When the President got it, he called Noble Mayombo, Kale Kayihura, James Kazini and the late Zimula Mugwanya, and blamed them.
“What are you doing? How can a junior officer send me a report concerning corruption, thieves...?” He again told Kayihura that he wanted me.

On May 28, 2002, I saw a person I knew as Gregory Katusiime, an operative, in a parked Corona car, while I was on a boda boda going home in Kasangati.

As I passed the car, I heard an echo of a pistol. I jumped off the boda boda and ran. They started shooting at me, so I lay down. They arrested me, tied me with ropes and dumped me inside the car’s boot. I later found myself inside CMI headquarters.

CMI torture
They tortured me, blaming me for sending the report to the President. They said they were going to kill me. They squeezed and broke my finger using magalo (pliers), saying they had information that I was a Kizza Besigye and PRA collaborator. They wanted me to admit that.
Later at night, they drove me to Kololo Joint Anti-Terrorism Taskforce (JATT) offices where I spent two days.

On the third day, at around 9:00p.m, they wrapped a rag around my face, tied me with ropes and took me to Mbuya Army Barracks.
When they removed the rag, the ropes had cut through my arm (shows scar).

There were some 90 people inside but I was put in a room alone. I stayed there for four months without going out. I slept on bare cement. For meals, they just pushed posho and beans into the room. There were however lights at night.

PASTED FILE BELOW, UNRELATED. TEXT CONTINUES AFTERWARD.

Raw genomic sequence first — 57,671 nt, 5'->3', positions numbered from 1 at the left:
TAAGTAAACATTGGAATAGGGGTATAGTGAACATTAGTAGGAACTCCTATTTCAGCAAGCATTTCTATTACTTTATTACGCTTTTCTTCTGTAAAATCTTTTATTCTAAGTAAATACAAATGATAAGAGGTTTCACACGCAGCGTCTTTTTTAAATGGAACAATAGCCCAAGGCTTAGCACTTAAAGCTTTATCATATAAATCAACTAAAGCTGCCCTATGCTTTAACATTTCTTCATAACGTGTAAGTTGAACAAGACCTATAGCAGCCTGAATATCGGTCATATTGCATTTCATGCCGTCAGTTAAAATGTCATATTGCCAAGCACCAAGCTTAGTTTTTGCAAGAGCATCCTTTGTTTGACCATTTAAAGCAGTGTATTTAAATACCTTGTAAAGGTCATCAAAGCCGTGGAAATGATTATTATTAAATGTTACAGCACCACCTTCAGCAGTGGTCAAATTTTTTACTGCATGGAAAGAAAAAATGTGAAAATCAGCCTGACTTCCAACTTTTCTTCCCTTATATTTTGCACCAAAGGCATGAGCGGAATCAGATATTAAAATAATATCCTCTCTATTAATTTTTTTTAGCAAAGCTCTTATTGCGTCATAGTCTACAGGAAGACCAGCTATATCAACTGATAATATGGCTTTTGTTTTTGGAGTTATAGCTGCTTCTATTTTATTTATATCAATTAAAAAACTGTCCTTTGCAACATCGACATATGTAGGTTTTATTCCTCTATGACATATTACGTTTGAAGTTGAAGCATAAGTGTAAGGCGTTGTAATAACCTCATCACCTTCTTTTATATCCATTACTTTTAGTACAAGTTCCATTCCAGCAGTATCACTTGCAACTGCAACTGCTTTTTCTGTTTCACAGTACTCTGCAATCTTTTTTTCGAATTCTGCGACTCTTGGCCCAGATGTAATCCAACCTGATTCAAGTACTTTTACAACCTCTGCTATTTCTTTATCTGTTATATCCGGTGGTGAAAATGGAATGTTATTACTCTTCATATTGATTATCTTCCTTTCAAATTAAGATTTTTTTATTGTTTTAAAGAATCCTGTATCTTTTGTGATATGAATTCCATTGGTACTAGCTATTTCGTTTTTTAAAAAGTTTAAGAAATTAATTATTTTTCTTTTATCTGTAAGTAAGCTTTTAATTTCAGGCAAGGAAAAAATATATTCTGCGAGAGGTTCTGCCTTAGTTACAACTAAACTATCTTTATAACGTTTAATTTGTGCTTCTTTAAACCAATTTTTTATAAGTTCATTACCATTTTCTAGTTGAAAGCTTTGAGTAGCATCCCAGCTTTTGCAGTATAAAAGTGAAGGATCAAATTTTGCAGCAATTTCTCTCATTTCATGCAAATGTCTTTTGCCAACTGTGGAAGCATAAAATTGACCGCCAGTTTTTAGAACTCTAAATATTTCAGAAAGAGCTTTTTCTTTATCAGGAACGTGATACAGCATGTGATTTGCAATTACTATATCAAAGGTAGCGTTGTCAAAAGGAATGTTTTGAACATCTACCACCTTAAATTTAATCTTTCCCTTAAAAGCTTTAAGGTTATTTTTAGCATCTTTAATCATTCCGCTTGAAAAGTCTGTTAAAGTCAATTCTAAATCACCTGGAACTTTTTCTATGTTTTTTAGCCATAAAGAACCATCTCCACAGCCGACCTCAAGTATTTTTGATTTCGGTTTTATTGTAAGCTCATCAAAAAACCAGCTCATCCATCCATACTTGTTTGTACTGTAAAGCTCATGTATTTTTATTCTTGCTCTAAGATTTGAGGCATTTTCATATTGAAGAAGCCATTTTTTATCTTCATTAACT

In October 2002, they mixed me with other inmates who nominated me to be their leader-katikkiro. My work was receiving [new] inmates, getting to know their cases, and obtaining money from them to buy fuel in case power went off, brooms, soap, etc. Some of the people brought in had been tied with ropes and tortured with flat irons, etc.
Still, I was not taken to court.

Leaving CMI
I left the cell in April 2004. I was surprised to see the vehicle of Lt. Col. Proscovia Nalweyiso. She told me there was a directive from higher authorities to take me to the David Tinyefuza committee probing ghost soldiers at Bombo.

I entered a room and faced Gen. Tinyefuza, and other members like Lt. Col. Kyamulesire who headed the Legal section. I told them the whole story as I have told you.

After my testimony, Tinyefuza asked the CMI officials, “Why did you arrest that boy without bringing him to court?”
A CMI official stood up and accused me of being a collaborator for Besigye, China Kaitesi, Beti Kamya, Aggrey Awori and Sam Njuba.
Tinyefuza asked me if I knew the allegations.

I told him those were false allegations. I knew Besigye was a UPDF officer, the rest I was just hearing on radio. Tinyefuza dismissed the charges as false and ordered Nalweyiso to take me to my family.

My wife had shifted to Namasuba-Massajja. Nalweyiso dropped me there and told me not to move anywhere as they were working on my case. But nothing was done.

On August 10, 2004, I met Florence Bisanga, one of the President’s secretaries, to make an appointment with President Museveni to raise my complaint.

On August 17, 2004, officials from the President’s Office collected me from my home and took me to the fourth floor at Parliament to see the President.

I stayed there till later in the night when they drove me to State House where I met President Museveni. We discussed for three hours during which I told him about ghost soldiers [and all that I had gone through].
He called Gen. Aronda and blamed him for mistreating junior officers.

He also ordered him to pay all my missed salaries and reinstate me in the army, as well as arrest people who tortured me. He also telephoned then PGB Commander, Col. Leopold Kyanda, and ordered him to allocate me a house at Kololo Summit View, and to facilitate me with food rations from PGB stores.